This Week in Books is a feature hosted by Lipsy at Lipsyy Lost and Found that allows bloggers to share:
- What they’ve recently finished reading
- What they are currently reading
- What they are planning to read next
A similar meme is run by Taking on a World of Words.
The last book I read was Why I’m No Longer Talking to White People About Race by Reni Eddo-Ldoge.
‘Every voice raised against racism chips away at its power. We can’t afford to stay silent. This book is an attempt to speak’
The book that sparked a national conversation. Exploring everything from eradicated black history to the inextricable link between class and race, Why I’m No Longer Talking to White People About Race is the essential handbook for anyone who wants to understand race relations in Britain today.
My current read is The Atomics by Paul Maunder.
Midsummer, 1968. When Frank Banner and his wife Gail move to the rural Suffolk coast to work at a newly built nuclear power station, they are hoping to leave the violence and pain of their past behind them.
Gail wants a baby, but Frank is only concerned with spending time in the gleaming reactor core of the Seton One power station. Their new neighbours are also ‘Atomics’ – part of the power station community. Frank takes an instant dislike to the boorish, predatory Maynard, and when the other man begins to pursue a young woman who works in the power station’s medical centre, Frank decides to intervene – with terrifying consequences.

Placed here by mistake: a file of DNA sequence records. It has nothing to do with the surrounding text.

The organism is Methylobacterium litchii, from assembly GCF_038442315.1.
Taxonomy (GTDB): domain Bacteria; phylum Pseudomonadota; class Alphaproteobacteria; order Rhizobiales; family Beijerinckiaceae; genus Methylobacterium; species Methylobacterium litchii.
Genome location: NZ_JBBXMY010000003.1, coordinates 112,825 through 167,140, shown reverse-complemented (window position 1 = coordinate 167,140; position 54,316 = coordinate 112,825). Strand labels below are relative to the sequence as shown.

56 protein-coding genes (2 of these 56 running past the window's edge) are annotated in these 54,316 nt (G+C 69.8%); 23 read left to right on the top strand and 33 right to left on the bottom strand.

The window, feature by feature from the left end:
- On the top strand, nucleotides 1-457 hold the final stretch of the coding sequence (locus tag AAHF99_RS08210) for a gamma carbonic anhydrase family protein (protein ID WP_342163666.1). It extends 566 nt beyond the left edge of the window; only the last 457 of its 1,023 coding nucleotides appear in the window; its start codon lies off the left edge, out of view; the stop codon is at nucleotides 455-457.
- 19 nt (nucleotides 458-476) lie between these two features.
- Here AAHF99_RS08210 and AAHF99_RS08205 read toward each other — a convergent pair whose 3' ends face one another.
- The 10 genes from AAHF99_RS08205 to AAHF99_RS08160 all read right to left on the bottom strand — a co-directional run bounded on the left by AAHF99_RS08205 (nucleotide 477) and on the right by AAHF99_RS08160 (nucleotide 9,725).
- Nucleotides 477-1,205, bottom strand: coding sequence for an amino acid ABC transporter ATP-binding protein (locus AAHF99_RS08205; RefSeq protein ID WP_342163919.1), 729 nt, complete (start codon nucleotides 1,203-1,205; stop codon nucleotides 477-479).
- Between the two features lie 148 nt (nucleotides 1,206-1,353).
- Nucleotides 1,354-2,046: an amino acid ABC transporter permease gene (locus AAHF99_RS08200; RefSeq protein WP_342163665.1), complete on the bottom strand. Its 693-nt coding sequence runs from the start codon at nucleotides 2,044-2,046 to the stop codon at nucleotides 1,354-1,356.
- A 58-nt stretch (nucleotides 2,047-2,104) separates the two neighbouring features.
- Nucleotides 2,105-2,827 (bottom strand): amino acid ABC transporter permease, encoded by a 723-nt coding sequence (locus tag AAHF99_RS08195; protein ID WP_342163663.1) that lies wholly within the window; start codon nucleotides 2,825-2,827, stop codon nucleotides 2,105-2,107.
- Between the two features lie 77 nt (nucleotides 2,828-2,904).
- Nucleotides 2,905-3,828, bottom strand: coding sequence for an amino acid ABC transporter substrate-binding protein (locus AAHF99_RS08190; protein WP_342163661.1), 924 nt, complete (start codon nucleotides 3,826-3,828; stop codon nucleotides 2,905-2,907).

As the sun beats relentlessly upon the bleak, melancholic landscape, his demons return. A vicious and merciless voice tells him he has an obligation to protect the young woman and Frank knows just how to do it. As the weeks pass, we witness Frank’s steady descent into obsession, violent desire and barbarity.
A brilliantly unsettling story of madness, revenge and Uranium-235, The Atomics is an unforgettable debut. A literary tour de force combining the chill of the modern gothic and the pulse of a thriller.
My next read might be Fludd by Hilary Mantel.
Fetherhoughton is a drab, dreary town somewhere in a magical, half-real 1950s north England, a preserve of ignorance and superstition protected against the advance of reason by its impenetrable moor-fogs. Father Angwin, the town’s cynical priest, has lost his faith, and wants nothing more than to be left alone. Sister Philomena strains against the monotony of convent life and the pettiness of her fellow nuns. The rest of the town goes about their lives in a haze, a never-ending procession of grim, grey days stretching ahead of them.
Yet all of that is about to change. A strange visitor appears one stormy night, bringing with him the hint, the taste of something entirely new, something unknown. But who is Fludd? An angel come to shake the Fetherhoughtonians from their stupor, to reawaken Father Angwin’s faith, to show Philomena the nature of love? Or is he the devil himself, a shadowy wanderer of the darkest places in the human heart?
Full of dry wit, compassionate characterisations and cutting insight, Fludd is a brilliant gem of a book, and one of Hilary Mantel’s most original works.
And that’s my week in books! What are you reading this week? Let me know in the comments! 😎